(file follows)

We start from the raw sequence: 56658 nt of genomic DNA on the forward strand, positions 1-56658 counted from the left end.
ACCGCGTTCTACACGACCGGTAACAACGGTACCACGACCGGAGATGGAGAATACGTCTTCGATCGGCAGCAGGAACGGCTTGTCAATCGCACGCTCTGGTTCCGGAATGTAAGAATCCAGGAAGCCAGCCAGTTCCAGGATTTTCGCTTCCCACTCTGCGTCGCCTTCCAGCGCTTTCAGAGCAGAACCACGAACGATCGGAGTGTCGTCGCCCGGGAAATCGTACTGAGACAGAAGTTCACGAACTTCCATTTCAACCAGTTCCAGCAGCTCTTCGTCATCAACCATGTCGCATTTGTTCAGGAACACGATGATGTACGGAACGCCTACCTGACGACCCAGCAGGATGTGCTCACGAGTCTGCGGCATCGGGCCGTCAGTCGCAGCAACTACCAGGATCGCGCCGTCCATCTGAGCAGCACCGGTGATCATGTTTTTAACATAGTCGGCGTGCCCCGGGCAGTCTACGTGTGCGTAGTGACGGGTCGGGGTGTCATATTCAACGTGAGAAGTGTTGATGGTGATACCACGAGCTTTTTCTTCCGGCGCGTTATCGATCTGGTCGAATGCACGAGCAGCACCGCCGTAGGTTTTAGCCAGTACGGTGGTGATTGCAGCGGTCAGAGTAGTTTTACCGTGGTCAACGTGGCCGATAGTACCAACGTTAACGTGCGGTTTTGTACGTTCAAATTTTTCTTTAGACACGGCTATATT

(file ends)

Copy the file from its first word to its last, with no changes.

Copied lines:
We start from the raw sequence: 56658 nt of genomic DNA on the forward strand, positions 1-56658 counted from the left end.
ACCGCGTTCTACACGACCGGTAACAACGGTACCACGACCGGAGATGGAGAATACGTCTTCGATCGGCAGCAGGAACGGCTTGTCAATCGCACGCTCTGGTTCCGGAATGTAAGAATCCAGGAAGCCAGCCAGTTCCAGGATTTTCGCTTCCCACTCTGCGTCGCCTTCCAGCGCTTTCAGAGCAGAACCACGAACGATCGGAGTGTCGTCGCCCGGGAAATCGTACTGAGACAGAAGTTCACGAACTTCCATTTCAACCAGTTCCAGCAGCTCTTCGTCATCAACCATGTCGCATTTGTTCAGGAACACGATGATGTACGGAACGCCTACCTGACGACCCAGCAGGATGTGCTCACGAGTCTGCGGCATCGGGCCGTCAGTCGCAGCAACTACCAGGATCGCGCCGTCCATCTGAGCAGCACCGGTGATCATGTTTTTAACATAGTCGGCGTGCCCCGGGCAGTCTACGTGTGCGTAGTGACGGGTCGGGGTGTCATATTCAACGTGAGAAGTGTTGATGGTGATACCACGAGCTTTTTCTTCCGGCGCGTTATCGATCTGGTCGAATGCACGAGCAGCACCGCCGTAGGTTTTAGCCAGTACGGTGGTGATTGCAGCGGTCAGAGTAGTTTTACCGTGGTCAACGTGGCCGATAGTACCAACGTTAACGTGCGGTTTTGTACGTTCAAATTTTTCTTTAGACACGGCTATATT